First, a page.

- The Washington Times - Wednesday, November 1, 2000

TEL AVIV Israeli troops shot dead five Palestinians in a surge of violence yesterday that came amid calls by Yasser Arafat for renewed resistance to "defend holy Jerusalem."

Separately, a top Israeli general accused Mr. Arafat, the Palestinian leader, of buying time in hopes of a major blunder by Israel's army to reap political gains.

Israeli Prime Minister Ehud Barak, meanwhile, struck a defiant note a day after Israel blasted targets in the West Bank and Gaza Strip in response to the killing of two Israelis.

"We have no doubt the Palestinian Authority fully understands the long arm of the Israeli army can be even more painful and that Israel will not ignore or tolerate in any way attacks on its soldiers and citizens," Mr. Barak said.

Yesterday's clashes marked some of the worst in an uprising that has lasted more than a month since a missed deadline for a final peace between Israel and the Palestinians.

The Associated Press quoted Israeli army officials as saying Palestinians fired machine guns and anti-tank missiles at Israeli forces for the first time yesterday.

Still, Mr. Barak gave fellow Cabinet minister and former Prime Minister Shimon Peres the green light to try to meet Mr. Arafat and stem the violence, which has claimed the lives of 154 persons, most of them Palestinian. Mr. Peres said he expected the meeting to take place as early as today.

In Gaza, officials said four Palestinians were shot dead in clashes at the Karni commercial crossing between Gaza and Israel. Another Palestinian died after being shot in skirmishes at al-Jalazon refugee camp in the West Bank.

At least 45 Palestinians were injured in three separate clashes in Gaza and two in the West Bank, doctors said.

The wounded in Gaza included CNN correspondent Ben Wedeman, 41, who was hit with a bullet in the waist. Officials said Mr. Wedeman had been only lightly wounded and his condition was stable. It was not immediately clear who fired the shot that hit him.

Israel accuses Mr. Arafat of orchestrating the violence in the West Bank and Gaza, in order to wring political concessions from Israel at the bargaining table and bring about international pressure on Israel.

Maj. Gen. Giora Eiland, who heads the Israeli army's operations branch, said in an interview that Mr. Arafat would be in a better position to do so if Israel mistakenly bombed an apartment building or a school and killed civilians.

"He is hoping for an Israeli mistake that could cause France, Russia and other countries to change their approach from passive to active involvement," Gen. Eiland said.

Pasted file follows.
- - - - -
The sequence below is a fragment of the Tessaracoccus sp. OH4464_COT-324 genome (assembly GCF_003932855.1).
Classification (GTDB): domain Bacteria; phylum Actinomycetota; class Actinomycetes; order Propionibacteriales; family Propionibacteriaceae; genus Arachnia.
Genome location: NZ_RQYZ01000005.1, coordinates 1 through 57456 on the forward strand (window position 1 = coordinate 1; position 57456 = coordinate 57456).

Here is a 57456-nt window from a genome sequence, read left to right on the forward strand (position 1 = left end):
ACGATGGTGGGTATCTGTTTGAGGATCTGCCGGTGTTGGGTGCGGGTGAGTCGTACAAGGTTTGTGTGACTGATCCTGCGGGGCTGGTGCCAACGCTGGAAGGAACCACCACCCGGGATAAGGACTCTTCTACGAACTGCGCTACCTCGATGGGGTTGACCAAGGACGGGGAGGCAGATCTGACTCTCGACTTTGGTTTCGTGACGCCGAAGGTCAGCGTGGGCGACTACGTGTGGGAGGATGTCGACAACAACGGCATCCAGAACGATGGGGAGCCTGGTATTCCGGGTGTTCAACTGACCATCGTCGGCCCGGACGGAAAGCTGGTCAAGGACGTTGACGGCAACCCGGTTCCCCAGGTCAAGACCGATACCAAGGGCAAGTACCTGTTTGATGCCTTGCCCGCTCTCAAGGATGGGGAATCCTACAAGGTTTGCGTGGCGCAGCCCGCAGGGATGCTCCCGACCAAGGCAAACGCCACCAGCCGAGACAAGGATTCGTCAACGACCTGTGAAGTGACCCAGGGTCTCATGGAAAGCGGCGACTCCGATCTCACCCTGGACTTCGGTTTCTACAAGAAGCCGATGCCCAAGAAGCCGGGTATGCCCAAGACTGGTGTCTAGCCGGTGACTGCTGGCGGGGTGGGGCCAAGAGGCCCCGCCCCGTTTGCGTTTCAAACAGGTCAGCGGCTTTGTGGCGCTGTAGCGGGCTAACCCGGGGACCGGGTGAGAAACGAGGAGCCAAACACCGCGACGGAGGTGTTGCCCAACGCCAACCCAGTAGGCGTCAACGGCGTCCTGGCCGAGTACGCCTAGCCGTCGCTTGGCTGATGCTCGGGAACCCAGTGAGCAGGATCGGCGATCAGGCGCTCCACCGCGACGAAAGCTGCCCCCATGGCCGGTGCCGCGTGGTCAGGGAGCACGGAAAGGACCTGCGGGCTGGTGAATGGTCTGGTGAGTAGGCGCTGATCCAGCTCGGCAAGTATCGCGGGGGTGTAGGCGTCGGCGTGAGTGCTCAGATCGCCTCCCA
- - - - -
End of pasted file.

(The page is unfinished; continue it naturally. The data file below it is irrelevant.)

"We hope that if we are patient enough and restrict ourselves and cause a relatively low number of casualties, then maybe in a few weeks or months Mr. Arafat will realize the only way to move forward is through negotiations," he said.

Israel's missile strikes late on Monday caused only limited damage and no deaths, but heralded part of a new Israeli tactic of taking the initiative against Palestinian gunmen to try to stop a growing guerrilla war.

"All these things cannot shake one eyelash from the eyelashes of a Palestinian child holding a Palestinian stone to defend holy Jerusalem … the capital of the Palestinian state," Mr. Arafat said in remarks broadcast on Voice of Palestine Radio.

"And whoever dislikes it, let him come and drink the sea of Gaza," he said before touring the rocketed headquarters of his Force 17 security service in Gaza.

Palestinians want Arab east Jerusalem as the capital of the state they plan to declare in the West Bank and Gaza Strip. Israel captured east Jerusalem in the 1967 war and annexed it in a move not recognized internationally.

Mr. Barak vowed to do whatever it takes to defend Israelis.

"I continue to call on the Palestinian leadership for the cessation of violence and immediate implementation of the Sharm agreement," Mr. Barak said, referring to an unsuccessful truce brokered by President Clinton at a summit in Egypt two weeks ago.

Gen. Eiland, interviewed at the Defense Ministry in Tel Aviv, said in most confrontations with Palestinians in the West Bank and Gaza in the past two weeks, Israeli soldiers were facing armed Palestinian militants.

"There are very few demonstrations in which stones are the only weapons used on the other side," he said.

Gen. Eiland also said Palestinians might have obtained anti-aircraft missiles that could be used against Israeli helicopter gunships.

The helicopters, which Israel has used frequently in the five weeks of fighting, can occasionally be seen releasing decoys heat sources that attract missiles away from the helicopters.

Mr. Barak, meanwhile, worked yesterday to build an alliance with the ultra-Orthodox Shas party, while prospects faded for a partnership with the hawkish Likud faction led by Ariel Sharon.

Mr. Barak had been seeking to bring Mr. Sharon into his coalition, but contacts broke down Monday after the prime minister refused to grant Likud a veto right over future peace talks.

An angry Mr. Sharon said Mr. Barak could no longer be trusted.

"Apparently, he is not fit to lead the country," said Mr. Sharon, whose Sept. 28 visit to a contested Jerusalem shrine was cited by the Palestinians as a trigger for Israeli-Palestinian fighting.

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